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Coronavirus: What we know today, July 1

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Follow this post for rolling updates on the impact of the coronavirus in South Australia, the nation and the world.

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Refresh this page for updates – scroll down for links to official health information.

KEY POINTS

260 police at SA border

South Australia has stationed 260 police at its border and will patrol back roads as Victoria locks down suburbs to combat a surge in cases.

And from today, anyone wanting to come to SA will need to complete an online form to ensure their contact tracing details are recorded.

The system will apply to all arrivals, by land or air, no matter where they are travelling from.

It comes after Premier Steven Marshall announced a decision to abandon the July 20 date to lift quarantine measures for Victoria, NSW and the ACT after the spike in coronavirus cases across Melbourne.

“We are increasingly concerned about the outbreaks which are occurring in Victoria,” the premier said.

Marshall says the state may move separately on NSW and the ACT, but no date has been set with the local transition committee to consider that issue on Friday.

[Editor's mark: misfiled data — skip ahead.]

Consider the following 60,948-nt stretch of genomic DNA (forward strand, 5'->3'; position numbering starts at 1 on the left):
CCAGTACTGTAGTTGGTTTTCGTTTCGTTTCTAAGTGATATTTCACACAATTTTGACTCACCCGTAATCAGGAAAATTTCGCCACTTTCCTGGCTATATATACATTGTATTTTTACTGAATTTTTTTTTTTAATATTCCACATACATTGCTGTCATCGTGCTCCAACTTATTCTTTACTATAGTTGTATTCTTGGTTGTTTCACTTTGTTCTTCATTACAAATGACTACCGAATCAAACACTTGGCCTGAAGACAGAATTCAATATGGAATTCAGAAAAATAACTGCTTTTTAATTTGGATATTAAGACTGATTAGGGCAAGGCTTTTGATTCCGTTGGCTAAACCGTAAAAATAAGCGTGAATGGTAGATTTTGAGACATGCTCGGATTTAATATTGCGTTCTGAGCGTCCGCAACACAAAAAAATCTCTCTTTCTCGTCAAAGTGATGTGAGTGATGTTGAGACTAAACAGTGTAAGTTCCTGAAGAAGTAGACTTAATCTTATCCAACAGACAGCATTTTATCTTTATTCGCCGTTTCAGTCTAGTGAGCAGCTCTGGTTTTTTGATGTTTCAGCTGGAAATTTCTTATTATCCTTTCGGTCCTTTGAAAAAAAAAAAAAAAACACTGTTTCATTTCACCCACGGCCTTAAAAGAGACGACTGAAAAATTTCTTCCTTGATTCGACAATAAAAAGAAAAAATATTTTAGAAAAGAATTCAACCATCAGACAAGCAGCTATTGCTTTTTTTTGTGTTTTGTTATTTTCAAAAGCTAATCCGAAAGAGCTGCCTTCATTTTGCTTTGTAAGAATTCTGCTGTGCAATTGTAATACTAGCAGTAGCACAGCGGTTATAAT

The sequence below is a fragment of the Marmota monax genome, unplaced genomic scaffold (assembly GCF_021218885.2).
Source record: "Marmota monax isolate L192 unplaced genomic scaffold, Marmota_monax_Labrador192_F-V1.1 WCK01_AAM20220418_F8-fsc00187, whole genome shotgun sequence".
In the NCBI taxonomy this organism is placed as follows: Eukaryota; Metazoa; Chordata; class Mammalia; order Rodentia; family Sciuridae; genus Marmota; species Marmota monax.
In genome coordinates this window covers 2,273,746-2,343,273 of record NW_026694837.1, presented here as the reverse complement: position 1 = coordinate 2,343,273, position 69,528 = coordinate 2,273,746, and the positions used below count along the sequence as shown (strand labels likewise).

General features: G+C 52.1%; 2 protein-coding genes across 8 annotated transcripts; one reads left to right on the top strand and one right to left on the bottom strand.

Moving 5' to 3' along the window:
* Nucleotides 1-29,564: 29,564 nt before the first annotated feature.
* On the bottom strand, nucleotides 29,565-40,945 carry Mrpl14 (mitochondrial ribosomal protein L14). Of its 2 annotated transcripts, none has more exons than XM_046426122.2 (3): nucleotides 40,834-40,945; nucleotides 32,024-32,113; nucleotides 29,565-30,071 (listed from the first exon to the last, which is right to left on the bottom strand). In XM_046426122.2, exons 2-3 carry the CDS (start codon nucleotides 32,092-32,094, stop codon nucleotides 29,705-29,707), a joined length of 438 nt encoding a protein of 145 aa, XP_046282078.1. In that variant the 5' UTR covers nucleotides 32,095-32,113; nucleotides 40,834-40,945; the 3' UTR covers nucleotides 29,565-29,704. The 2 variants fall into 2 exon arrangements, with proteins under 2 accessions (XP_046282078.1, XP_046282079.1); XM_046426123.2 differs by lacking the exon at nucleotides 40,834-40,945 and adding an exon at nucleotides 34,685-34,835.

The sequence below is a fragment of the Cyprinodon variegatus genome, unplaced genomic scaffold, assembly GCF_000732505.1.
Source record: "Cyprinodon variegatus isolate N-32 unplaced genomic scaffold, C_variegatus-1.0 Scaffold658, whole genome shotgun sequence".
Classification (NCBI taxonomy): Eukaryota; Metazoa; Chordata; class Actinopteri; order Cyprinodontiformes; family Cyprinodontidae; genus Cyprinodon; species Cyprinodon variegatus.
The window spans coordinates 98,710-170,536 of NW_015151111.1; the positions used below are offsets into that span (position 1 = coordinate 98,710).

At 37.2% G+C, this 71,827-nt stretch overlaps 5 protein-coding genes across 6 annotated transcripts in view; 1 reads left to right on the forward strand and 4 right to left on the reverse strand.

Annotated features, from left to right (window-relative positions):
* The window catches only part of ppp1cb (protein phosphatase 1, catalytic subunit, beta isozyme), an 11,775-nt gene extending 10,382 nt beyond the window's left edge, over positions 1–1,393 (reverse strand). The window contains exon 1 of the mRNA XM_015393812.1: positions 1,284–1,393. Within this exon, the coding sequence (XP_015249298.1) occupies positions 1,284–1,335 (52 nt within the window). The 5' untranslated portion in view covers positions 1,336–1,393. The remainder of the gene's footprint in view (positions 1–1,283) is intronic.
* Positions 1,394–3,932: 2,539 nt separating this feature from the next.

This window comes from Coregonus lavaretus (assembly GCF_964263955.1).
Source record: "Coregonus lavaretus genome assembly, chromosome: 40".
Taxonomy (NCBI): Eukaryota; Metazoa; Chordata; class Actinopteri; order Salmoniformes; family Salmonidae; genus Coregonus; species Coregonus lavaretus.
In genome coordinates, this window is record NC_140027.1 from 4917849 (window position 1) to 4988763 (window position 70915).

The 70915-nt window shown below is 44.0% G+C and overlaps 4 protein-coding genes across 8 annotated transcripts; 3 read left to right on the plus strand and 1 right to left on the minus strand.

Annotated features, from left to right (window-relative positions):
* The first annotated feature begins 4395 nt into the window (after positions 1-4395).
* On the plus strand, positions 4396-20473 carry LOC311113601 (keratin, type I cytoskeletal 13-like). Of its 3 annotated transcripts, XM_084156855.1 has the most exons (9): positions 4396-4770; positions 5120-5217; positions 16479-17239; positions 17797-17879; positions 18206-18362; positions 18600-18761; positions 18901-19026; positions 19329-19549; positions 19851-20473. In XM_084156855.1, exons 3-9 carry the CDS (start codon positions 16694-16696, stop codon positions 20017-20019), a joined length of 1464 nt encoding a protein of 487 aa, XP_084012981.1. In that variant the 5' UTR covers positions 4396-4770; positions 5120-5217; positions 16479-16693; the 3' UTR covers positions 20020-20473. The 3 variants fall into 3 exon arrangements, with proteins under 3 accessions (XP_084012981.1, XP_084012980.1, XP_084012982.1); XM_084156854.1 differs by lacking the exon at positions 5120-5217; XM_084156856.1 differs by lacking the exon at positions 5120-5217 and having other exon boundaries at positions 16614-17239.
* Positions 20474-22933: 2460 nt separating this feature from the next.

Border restrictions with Victoria will remain for the foreseeable future.

SA previously lifted its border quarantine measures for Western Australia, Queensland, Tasmania, and the Northern Territory and remained on track to do the same for other jurisdictions until the surge in COVID-19 cases in Melbourne.

No new SA cases 

South Australia recorded no new cases of COVID-19 on Wednesday.

SA Health said there were three active cases – all returning travellers who remain in quarantine in the CBD.

Victoria locks down 36 suburbs

Another 73 coronavirus cases have been recorded in Victoria, as suburbs head into localised lockdown.

Three of the cases are from hotel quarantine, nine are associated with known and contained outbreaks, 19 were found through routine testing and 42 remain under investigation by the public health team, Premier Daniel Andrews confirmed on Wednesday.

Dozens of suburbs re-enter lockdown from midnight as a result of the community outbreak and two weeks of double-digit case numbers.

“There will be 12 new sites that will be dedicated testing locations across all of those postcodes that have been locked down from midnight tonight,” Andrews said.

“This is not over. It won’t be over for a long time and the best and most important thing that we can all do, whether we are in one of these hot spot postcodes or not, is to follow the rules.”

Another 64 cases of COVID-19 were uncovered in the state on Tuesday, bringing the number detected since a testing blitz began last Thursday to 233.

International flights will be diverted away from Melbourne for two weeks and the quarantine program will restart under the supervision of Corrections Victoria.

US reporting 40,000 cases a day

The US government’s top infectious diseases expert has warned that daily COVID-19 cases could more than double if Americans fail to take counter-measures.